Royal Opera House

November 14

Les Contes d’Hoffmann musical highlight: The Doll Aria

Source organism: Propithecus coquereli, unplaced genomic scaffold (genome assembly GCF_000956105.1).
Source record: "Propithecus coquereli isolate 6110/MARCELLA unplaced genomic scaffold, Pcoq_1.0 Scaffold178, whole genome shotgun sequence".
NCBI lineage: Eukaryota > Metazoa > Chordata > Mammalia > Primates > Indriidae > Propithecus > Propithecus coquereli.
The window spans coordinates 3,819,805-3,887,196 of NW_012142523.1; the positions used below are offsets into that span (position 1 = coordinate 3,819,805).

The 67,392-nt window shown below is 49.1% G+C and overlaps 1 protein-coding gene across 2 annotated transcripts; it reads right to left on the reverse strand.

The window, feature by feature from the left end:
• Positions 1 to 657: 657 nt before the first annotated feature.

Sofia Fomina, Christophe Mortagne and Vittorio Grigòlo in Schlesinger’s Les Contes d'Hoffmann, The Royal Opera © 2016 ROH. Photograph by Catherine Ashmore ‘Les oiseaux dans la charmille’, also known as the Doll Aria from Les Contes d’Hoffmann , is infamously difficult to sing. It is sung in Act I by Olympia, a mechanical doll who the hapless Hoffmann believes to be human. For much of the act, Olympia simply says ‘oui’ (yes) to anything asked of her, but Offenbach more than makes up for this in her aria. Written for the French soprano Adèle Isaac – a star of Paris’s Opéra-Comique known for her interpretations of challenging roles such as Marie (La Fille du régiment ), Isabelle (Robert le diable ) and Juliette (Roméo et Juliette ) – it is a virtuoso tour-de-force, packed with stratospheric coloratura. Where does it take place in the opera? The Doll Aria takes place in Act I, when the inventor Spalanzani hosts a party at his Paris home. In the previous scene, the gullible Hoffmann – deaf to the warnings of his friend Nicklausse – is duped by Spalanzani into believing that Olympia is the inventor’s daughter. Spalanzani is helped in his ruse by the fiendish scientist Coppélius, who sells Hoffmann a pair of magical glasses that make Olympia appear fully human. When Olympia performs her song for Spalanzani’s party guests, Hoffmann is so impressed that he determines to marry the doll. What do the lyrics mean? The words of Olympia’s two-verse aria are self-consciously sentimental and repetitive, as befits her mechanical state. In the first verse she sings of how the songs of birds awaken thoughts of love in her young soul; in the second of how her loving heart is moved by songs and sighs. Both verses end with the coy refrain ‘this is the lovely song of Olympia’. Read Jonathan Burton’s translation below, created for The Royal Opera: Les oiseaux dans la charmille, Dans les cieux l’astre du jour Tout parle à la jeune fille d’amour! Voilà la chanson gentille, la chanson d’Olympia!Les oiseaux dans la charmille, Dans les cieux l’astre du jour Tout parle à la jeune fille d’amour! Voilà la chanson gentille, la chanson d’Olympia! The birds in the bower, The sun in the sky To a maiden everything speaks of love! This is Olympia’s pretty song. Everything that sings and echoes and sighs in turn Stirs a maiden’s heart that trembles with love. This is Olympia’s sweet little song. What makes the music so memorable? Offenbach’s music perfectly characterizes a mechanical doll, with a pretty melody sung to a waltz rhythm, and delicate harp and flute accompaniment reminiscent of the sound of musical boxes (possibly mimicking the real musical clockwork dolls popular in late 19th-century France). However, Olympia isno ordinary automaton; her melody line becomes progressively more ornate during the aria’s first verse (particularly in the flamboyant vocalise that ends its refrain) and by the second verse she’s in full exhibitionist mode, decorating her melody with as many trills, flourishes, roulades and stratospherically high notes as any coloratura soprano could wish for. She pays the price for this display though – during both refrains her mechanics run down, causing her to collapse until Spalanzani winds her up again. The second time, he clearly does his job rather too well, as Olympia soars to new heights in the hyperactive closing cadenza. Hoffmann’s other musical highlights Les Contes d’Hoffmann contains a glut of wonderful arias, duets and ensembles. The protagonist’s solo numbers include the Prologue’s ‘Chanson de Kleinzach’ in which the poet moves from wit to romantic reverie and back, and the hedonistic Act II aria ‘Amis, l’amour tendre et reveur, erreur!’. The devilish villains naturally get plenty of good tunes, including Lindorf’s cynical and boastful ‘Dans les rôles d’amoureux langoureux’. Among the duets, the best known is perhaps the sensual Barcarolle ‘Belle nuit, ô nuit d’amour’ that opens the Giulietta act; a lesser-known treat is Hoffmann and Antonia’s poignant ‘C’est une chanson d’amour’, one of the opera’s few genuinely romantic episodes. Other highlights include the Prologue’s ebullient drinking chorus, Act II’s dramatic septet (sung as Hoffmann realizes that Giulietta has stolen his reflection) and Antonia’s nostalgic aria ‘Elle a fui, la tourterelle’ that opens Act III. Classic recordings Les Contes d’Hoffmann doesn’t lack good recordings. EMI’s bargain box-set conducted by André Cluytens features Nicolai Gedda as Hoffmann, one of his greatest roles; his duet with Victoria de los Ángeles ’s Antonia is unforgettable. Domingo fans can enjoy the 1972 Decca recording with the inimitable Joan Sutherland as the three heroines; another Domingo option is the 1981 live Salzburg recording , with José van Dam in devilishly good form as the four villains, conducted by James Levine . Kent Nagano ’s 2011 recording (Erato) features Roberto Alagna as Hoffmann and Natalie Dessay on sparkling form as Olympia, among other delights. There’s a good choice of DVD recordings too, including The Royal Opera’s production with Domingo as Hoffmann . More to discover Offenbach’s only other opera (Die Rheinnixen ) hasn’t ever entered the repertory, but several of his operettas are easily available on CD and DVD. Orphée aux Enfers (with its famous can-can ) and La Belle Hélène offer a hilarious take on Greek myths, or you can luxuriate in the hedonistic Paris party scene with La Vie parisienne . La Grande-Duchesse de Gérolstein is worth a listen too, particularly for the heroine’s rousing arias. On a more serious note, Massenet ’s opera Werther offers another take on the romantic artist searching for the ideal woman, as does Gounod ’s Faust , where the hero is prepared to sell his soul to the devil for love and youth. And if you’re after operas about artists and their love affairs, there’s always Puccini ’s much-loved La bohème . Les Contes d’Hoffmann runs until 3 December 2016. Tickets are still available. The production will be broadcast live to cinemas around the world on 15 November 2016. Find your nearest cinema . The production is staged with generous philanthropic support from Mrs Aline Foriel-Destezet and Mr and Mrs Christopher W.T. Johnston.